Star Wars: Duel on Geonosis

Pieces: 391

Ages: 8-14

Mini Figures: 4

  • Yoda
  • Count Dooku
  • Poggle the Lesser
  • FA-4 Pilot Droid

Price: £39.99

What’s inside

3 numbered bags of Lego bricks

Instruction booklet


Whether you love or loathe the Star Wars prequel trilogy the one scene which must have brought a smile to your face was the scene in Episode II where we finally see Yoda showing off his skills with the lightsaber against his former student, Count Dooku.

Whilst a memorable scene, Lego has essentially released a set of a lightsaber duel in surroundings which are thoroughly forgettable in themselves. Therefore, as tends to happen with many smaller Lego sets, again the minifigures have to carry the set. Luckily then, they really succeed in this. All four minifigures are unique to the set although the pilot droid is a pretty standard looking brick built figure aside from some unique printing on the head part.

As mentioned, the Yoda figure is new for the set and is by far the best looking Yoda released so far with a new printed rubberised head. The head mould is very nicely detailed and doesn’t have that cartoony look of the Yoda from the Clone Wars sets. If you are a Star Wars fan, even if you are only interested in the original trilogy sets and characters, this figure should be part of your minifigure collection.

Count Dooku  has received a remake as well with double sided face printing and a new white hair piece as opposed to the previous gray upstanding hair piece. The face has a much better likeness to Christopher Lee than the previous versions. The minifigure also comes with Dooku’s distinctive curved lightsaber, a brown cape and a Sith lightning piece which he uses against Yoda in the film.

The final figure is Poggle the Lesser, the Archduke of Geonosis and one of the leaders of the Separatists. Poggle has a unique head moulding compared to other Geonosians released and has a printed cylinder piece showing the plans for the Death Star he delivers to Dooku prior to the battle. His body and legs also have a unique printing and it comes with standard geonosian plastic sheet wings.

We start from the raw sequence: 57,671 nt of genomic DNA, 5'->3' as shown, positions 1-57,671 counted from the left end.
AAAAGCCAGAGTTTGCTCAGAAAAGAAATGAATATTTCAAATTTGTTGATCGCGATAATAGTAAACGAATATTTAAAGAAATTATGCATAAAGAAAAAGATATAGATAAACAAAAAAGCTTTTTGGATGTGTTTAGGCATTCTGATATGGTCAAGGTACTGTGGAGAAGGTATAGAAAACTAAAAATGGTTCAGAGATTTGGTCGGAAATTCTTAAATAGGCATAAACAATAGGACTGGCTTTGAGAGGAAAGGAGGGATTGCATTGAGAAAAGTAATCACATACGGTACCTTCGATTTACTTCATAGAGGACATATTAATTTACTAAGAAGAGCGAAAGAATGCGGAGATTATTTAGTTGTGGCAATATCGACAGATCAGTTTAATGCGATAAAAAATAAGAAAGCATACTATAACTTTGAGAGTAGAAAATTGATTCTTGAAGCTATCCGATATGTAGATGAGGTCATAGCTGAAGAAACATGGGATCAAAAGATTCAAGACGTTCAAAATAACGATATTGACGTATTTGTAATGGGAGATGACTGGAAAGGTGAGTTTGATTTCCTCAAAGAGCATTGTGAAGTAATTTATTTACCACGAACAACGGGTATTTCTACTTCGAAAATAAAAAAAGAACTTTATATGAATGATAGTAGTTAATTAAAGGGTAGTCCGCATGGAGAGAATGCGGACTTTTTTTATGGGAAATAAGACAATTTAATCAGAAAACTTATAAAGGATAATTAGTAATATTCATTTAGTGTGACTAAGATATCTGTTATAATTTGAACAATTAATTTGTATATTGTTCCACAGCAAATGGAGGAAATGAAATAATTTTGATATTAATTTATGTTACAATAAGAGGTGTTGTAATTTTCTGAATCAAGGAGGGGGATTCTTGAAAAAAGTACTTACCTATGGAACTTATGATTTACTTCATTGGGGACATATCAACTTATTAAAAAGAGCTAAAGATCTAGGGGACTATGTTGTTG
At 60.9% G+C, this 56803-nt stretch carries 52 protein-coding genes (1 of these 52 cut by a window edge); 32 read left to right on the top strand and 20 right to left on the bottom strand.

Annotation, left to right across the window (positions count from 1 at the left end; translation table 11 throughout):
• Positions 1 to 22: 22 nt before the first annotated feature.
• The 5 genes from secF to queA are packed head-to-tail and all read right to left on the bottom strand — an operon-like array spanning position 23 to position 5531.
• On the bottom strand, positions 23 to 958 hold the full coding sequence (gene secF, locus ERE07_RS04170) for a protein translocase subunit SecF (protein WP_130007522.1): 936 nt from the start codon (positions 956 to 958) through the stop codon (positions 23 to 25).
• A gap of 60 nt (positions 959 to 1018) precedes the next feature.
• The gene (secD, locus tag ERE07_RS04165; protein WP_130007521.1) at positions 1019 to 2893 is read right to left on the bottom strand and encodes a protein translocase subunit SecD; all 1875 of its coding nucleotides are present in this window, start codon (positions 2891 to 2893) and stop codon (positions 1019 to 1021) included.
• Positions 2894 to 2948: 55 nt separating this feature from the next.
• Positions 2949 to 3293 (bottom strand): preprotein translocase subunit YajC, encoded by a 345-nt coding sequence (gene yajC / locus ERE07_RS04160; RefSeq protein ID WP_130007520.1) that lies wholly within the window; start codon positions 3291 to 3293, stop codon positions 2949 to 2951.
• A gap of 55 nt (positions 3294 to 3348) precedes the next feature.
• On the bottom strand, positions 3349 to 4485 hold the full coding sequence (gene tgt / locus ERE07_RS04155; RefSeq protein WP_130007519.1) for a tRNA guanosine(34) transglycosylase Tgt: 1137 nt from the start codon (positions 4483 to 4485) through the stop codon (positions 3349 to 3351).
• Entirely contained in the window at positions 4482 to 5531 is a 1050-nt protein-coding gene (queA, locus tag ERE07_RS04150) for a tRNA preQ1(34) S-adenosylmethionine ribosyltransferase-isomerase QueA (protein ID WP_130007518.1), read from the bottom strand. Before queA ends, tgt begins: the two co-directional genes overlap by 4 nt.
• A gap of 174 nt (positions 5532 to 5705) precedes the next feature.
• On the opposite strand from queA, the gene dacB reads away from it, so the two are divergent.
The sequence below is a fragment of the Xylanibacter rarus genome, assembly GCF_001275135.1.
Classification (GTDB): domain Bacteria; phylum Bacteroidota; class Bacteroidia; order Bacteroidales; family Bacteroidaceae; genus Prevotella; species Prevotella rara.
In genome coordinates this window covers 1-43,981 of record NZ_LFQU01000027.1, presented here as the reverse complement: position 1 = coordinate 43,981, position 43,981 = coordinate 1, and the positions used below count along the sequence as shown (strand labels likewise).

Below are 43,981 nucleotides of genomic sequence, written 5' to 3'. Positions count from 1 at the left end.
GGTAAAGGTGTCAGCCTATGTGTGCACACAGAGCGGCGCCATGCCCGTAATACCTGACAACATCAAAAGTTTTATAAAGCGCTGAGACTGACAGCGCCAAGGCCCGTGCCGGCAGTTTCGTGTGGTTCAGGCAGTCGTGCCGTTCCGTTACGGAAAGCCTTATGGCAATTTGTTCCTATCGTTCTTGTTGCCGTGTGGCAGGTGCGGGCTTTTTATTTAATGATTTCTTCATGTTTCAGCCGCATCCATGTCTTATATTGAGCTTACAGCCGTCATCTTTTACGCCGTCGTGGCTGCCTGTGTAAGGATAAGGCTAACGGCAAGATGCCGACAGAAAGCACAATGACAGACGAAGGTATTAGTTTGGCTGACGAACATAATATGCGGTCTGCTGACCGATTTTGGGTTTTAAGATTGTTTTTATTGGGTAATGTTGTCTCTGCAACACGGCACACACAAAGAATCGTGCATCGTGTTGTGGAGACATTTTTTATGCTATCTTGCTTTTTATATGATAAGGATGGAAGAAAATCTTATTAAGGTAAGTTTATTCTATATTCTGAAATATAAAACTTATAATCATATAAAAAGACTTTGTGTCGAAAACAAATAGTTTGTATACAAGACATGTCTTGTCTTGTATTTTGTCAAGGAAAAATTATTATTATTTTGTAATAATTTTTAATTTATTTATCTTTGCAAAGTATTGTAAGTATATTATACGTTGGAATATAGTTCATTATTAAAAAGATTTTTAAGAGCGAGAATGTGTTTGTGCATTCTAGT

The 391 piece count allows for what is essentially a nice background for the duel. If you have any recollection of the surroundings in the film, then it will probably be of the large archway where you initially see Yoda’s shadow appear as Dooku is just about to kill Anakin and Obi Wan. The arch design is really nice, emulating a very natural looking but majestic stone carved arch giving contrast to the futuristic surroundings and machinery.

The rest of the back wall is made up mostly of various arches intermingled with some electric cabling which gives it a very decent Geonosis look in brown and gray colours. A couple of play features have been added, the first being a curious pole on which you can attach Yoda on to enable him to jump around Dooku as he does in the film. There is also a stone section which can be flicked off by Dooku using his Sith powers and the large column that Dooku drops on Anakin and Obi Wan which Yoda has to stop allowing Dooku to escape in the end.

Included is also Dooku’s small speeder bike which again is a nice design and true to its look in the films.

The building techniques used are standard and should not pose problems to fans of Lego of any age.

Finished product

Although the Geonosian hangar building is pretty nicely designed this set really does not have any display value. For adult fans, all of the value, as often is the case, is in the minifigures which do look nice and are all unique to the set. It is perhaps a little strange that the set did not include Anakin and Obi Wan as they are much more part of the scene than Poggle or the droid, but on this occasion the choice was probably correct. Whether you are an adult collector or child playing with it, you are likely to have several Anakins and Obi Wans already whereas new figures are always popular.

As a play set, the Duel on Geonosis does work, although I’m not sure if the Yoda on a stick idea is particularly effective. I suspect children will be quite happy to move him around with their fingers as always before, but it is nice to see Lego try something new. At the £40 price point though, there is a lot of choice in the market and ultimately a space ship might be preferable for a play session as well, as aside from the speeder, the brick count really does not add that much active content.

In conclusion, although the set is nicely designed, the topic of most of the piece count just isn’t that interesting. The draw of the set are the excellent new minifigures which may or may not make it a worthwhile purchase for you.

Marko Hyypia



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